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Santa Clara County’s Section 8 voucher program upended by tight rental market

SAN JOSE — Within the caring community that looks after the needs of Santa Clara County’s homeless — a diaspora of 7,613 luckless souls, according to the latest official count, huddled in creekside encampments, sleeping in cars and hidden under bridges — Section 8 vouchers once were considered the “golden ticket” to a permanent home.

But since the county’s housing authority began distributing 54 of the prized vouchers, a 1 percent vacancy rate in the rental market has turned the gold ticket into an empty promise.

As of Friday, only one of the 54 vouchers — a guarantee to landlords of prompt payment from a tenant whose reliability is closely monitored by a caseworker — was known to have gotten a homeless person off the streets and into an apartment.

In the five decades that the Santa Clara County Housing Authority has administered Section 8 vouchers, this is one of the toughest times ever for the program, said Katherine Harasz, the authority’s deputy executive director. And the squeeze is hampering a special effort by the agency to focus its resources on the area’s homeless.

The exception is Jeri Lyn Roy, 47, who has been living in a tent on a golf course. She used a voucher she received seven weeks ago to secure a one-bedroom apartment, sight unseen, last week. “This changes everything,” she said excitedly a day after seeing her new place for the first time. “This is the opportunity I’ve been waiting for.”

It’s an opportunity that has not been shared by the 31 homeless veterans, and 22 other chronically homeless people, who received Section 8 vouchers from the same batch as Roy. Another 27 vouchers are expected to be distributed soon, and the scramble for suitable housing has grown so desperate that EHC LifeBuilders — which runs a network of homeless shelters — placed an ad on Craigslist seeking willing landlords. After one week, the agency had not received a single call.

“That’s how bad things are,” said EHC’s Shelly Barbieri, who placed the ad. The vouchers are capped by a “fair market rate” formula — $1,315 for a one-bedroom — but as anyone who has tried to rent an apartment in Silicon Valley lately knows, the “fair” rate is whatever the market will bear.

Voucher holders pay a set percentage of their income — 35 percent — toward rent, and the voucher makes up the rest, up to the cap.

“The average cost for a one-bedroom that we’re running into is $1,700 a month,” Barbieri said. “Unfortunately, there’s a large stigma to somebody who’s homeless. It’s a very hard to sell to a landlord that an individual who has been on the streets for 10 to 15 years is going to make a great tenant.”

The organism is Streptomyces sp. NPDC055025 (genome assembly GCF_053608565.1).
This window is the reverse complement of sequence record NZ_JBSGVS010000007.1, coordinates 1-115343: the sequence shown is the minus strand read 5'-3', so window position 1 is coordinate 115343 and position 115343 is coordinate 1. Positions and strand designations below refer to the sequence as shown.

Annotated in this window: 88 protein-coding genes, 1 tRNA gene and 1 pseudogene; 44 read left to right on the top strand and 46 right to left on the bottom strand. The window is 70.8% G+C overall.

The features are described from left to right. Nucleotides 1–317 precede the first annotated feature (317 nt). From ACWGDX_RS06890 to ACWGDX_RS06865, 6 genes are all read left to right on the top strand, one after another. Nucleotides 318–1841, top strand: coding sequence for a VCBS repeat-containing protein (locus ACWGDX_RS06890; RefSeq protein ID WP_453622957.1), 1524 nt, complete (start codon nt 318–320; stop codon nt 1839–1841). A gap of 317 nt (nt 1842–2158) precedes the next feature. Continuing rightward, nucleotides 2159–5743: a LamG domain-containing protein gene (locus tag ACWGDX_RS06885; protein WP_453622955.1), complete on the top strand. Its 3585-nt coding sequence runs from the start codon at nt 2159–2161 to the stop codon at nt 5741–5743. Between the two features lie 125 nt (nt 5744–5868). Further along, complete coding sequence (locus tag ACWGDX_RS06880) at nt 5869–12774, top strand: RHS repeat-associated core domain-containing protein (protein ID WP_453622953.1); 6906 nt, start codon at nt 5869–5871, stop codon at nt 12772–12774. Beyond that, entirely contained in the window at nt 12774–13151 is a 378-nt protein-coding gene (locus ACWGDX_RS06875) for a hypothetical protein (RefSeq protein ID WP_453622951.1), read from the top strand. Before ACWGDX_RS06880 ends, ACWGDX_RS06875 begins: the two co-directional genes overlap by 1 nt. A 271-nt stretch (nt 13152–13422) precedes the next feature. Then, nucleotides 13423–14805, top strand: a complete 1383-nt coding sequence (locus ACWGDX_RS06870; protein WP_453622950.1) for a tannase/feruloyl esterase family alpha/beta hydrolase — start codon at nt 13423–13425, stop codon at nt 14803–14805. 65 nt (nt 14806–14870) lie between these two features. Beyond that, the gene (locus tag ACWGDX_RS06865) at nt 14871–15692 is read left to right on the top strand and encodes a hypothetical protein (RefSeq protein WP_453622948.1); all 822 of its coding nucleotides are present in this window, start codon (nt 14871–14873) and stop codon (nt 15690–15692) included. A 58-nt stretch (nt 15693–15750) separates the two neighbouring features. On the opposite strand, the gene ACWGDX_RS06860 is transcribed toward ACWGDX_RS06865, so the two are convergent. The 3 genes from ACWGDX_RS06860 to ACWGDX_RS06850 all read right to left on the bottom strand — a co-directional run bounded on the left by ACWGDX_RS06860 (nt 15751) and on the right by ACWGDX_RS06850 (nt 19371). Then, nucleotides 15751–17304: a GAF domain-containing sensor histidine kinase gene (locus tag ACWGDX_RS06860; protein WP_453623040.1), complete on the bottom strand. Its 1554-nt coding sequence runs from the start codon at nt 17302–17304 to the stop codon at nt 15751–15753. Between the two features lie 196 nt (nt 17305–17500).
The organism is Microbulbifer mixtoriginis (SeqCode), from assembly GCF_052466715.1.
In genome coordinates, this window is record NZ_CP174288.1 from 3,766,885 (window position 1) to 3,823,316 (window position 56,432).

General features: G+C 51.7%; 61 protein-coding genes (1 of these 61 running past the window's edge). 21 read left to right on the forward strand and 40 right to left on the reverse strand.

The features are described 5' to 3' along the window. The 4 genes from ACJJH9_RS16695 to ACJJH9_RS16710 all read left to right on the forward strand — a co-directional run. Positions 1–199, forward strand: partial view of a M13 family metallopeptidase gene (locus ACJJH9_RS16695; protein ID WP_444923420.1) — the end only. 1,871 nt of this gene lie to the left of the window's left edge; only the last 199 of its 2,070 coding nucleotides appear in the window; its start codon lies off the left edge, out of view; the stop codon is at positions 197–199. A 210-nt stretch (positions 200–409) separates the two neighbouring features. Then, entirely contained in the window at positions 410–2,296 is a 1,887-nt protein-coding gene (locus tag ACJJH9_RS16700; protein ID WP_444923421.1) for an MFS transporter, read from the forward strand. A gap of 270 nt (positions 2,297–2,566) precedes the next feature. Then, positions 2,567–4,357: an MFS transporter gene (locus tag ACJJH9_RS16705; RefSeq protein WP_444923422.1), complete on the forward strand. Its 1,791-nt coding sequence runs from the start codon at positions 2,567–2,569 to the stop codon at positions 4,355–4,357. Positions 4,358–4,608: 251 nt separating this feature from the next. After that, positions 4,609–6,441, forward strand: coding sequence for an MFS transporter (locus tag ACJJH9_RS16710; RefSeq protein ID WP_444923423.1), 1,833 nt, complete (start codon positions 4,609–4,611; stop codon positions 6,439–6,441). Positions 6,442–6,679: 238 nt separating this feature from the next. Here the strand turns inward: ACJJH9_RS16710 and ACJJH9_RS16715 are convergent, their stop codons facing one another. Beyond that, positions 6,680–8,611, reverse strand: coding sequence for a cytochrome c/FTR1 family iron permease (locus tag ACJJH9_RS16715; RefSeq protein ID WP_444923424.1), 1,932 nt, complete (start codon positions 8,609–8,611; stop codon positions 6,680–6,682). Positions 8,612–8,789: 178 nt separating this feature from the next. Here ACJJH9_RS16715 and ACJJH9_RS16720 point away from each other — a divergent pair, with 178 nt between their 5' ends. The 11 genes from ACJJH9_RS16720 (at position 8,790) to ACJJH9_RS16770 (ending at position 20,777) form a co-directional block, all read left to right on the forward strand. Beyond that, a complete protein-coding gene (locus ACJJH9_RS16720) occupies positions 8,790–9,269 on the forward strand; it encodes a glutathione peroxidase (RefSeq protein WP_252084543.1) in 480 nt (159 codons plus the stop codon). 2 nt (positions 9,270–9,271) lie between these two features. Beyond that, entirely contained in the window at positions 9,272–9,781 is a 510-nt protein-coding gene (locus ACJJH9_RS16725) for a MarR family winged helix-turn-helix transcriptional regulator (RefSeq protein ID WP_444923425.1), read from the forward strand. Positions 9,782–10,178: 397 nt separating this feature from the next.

When the vouchers are issued, the candidates for housing are offered counseling on how to present themselves, and provided lists of apartment complexes that are Section 8-friendly. The vouchers are supposed to be good for only 60 days, but this summer, many have been renewed several times.

“It’s a very long search,” acknowledged Harasz of the Housing Authority, which allocated 100 vouchers in conjunction with Destination: Home’s Housing 1,000 program, a local program aimed at housing 1,000 chronically homeless this year. “As long as they’re searching, that subsidy is going unused. And they’re in great demand,” she said.

Harasz said her agency has a waiting list that has remained “stagnant” at 25,000 since 2006. Veterans and the county’s chronically homeless have been moved to the front of the line to address what she called an “urgent problem.”

That urgency has been building since the national economic meltdown in 2008, followed by a wave of foreclosures that put more people into the rental market, and reduced developers’ access to credit markets, which brought housing construction in San Jose almost to a standstill.

“In San Jose, just to keep up with our population and demands for housing, we need to be building about 4,000 units a year,” said Leslye Corsiglia, director of the city’s Department of Housing. “We didn’t come anywhere near that. So there’s a lot of demand for the units that are available.”

Building permits for new construction in San Jose declined from 1,970 in 2008 to 307 the next year. By 2012, building had resumed, with 3,500 permits issued. But much of the construction was luxury housing along the tech corridor on the city’s north side. At the new Domain Apartments, rents for a one-bedroom start at $2,300. “That’s the kind of project that’s going in,” Corsiglia said, “so it’s not going to help people who have a voucher.”

Another factor over which housing officials had no control was the sequestration of federal funds after Congress played chicken with the budget this year. Harasz said that about 20 percent of the 17,000 voucher holders in the county received notice this summer that their subsidy was being reduced, sending them back into the market. She said she was relying on the “compassion” and “altruistic nature” of landlords.

Really? The altruistic nature of landlords? “I know, I know,” she sighed. “That’s why it may not compute.”

The stalemate between invaluable vouchers and a tick-tight market clearly caught advocates for the homeless off guard, and no one seemed quite certain what to do.

“Solutions like Section 8 are the gold standard intervention for homelessness, and we can’t use them,” said Jennifer Loving, executive director of Destination: Home. “It’s a guaranteed permanent subsidy, so it’s not like landlords are really taking a chance on whether or not the person can pay the rent.”

After seeing her new home, Roy declared it “gorgeous,” after fearing voucher housing meant she would end up in a dive. “I cannot tell you,” she said, “how tickled I am.” And then she did.

Contact Bruce Newman at 408-920-5004. Follow him at Twitter.com/BruceNewmanTwit.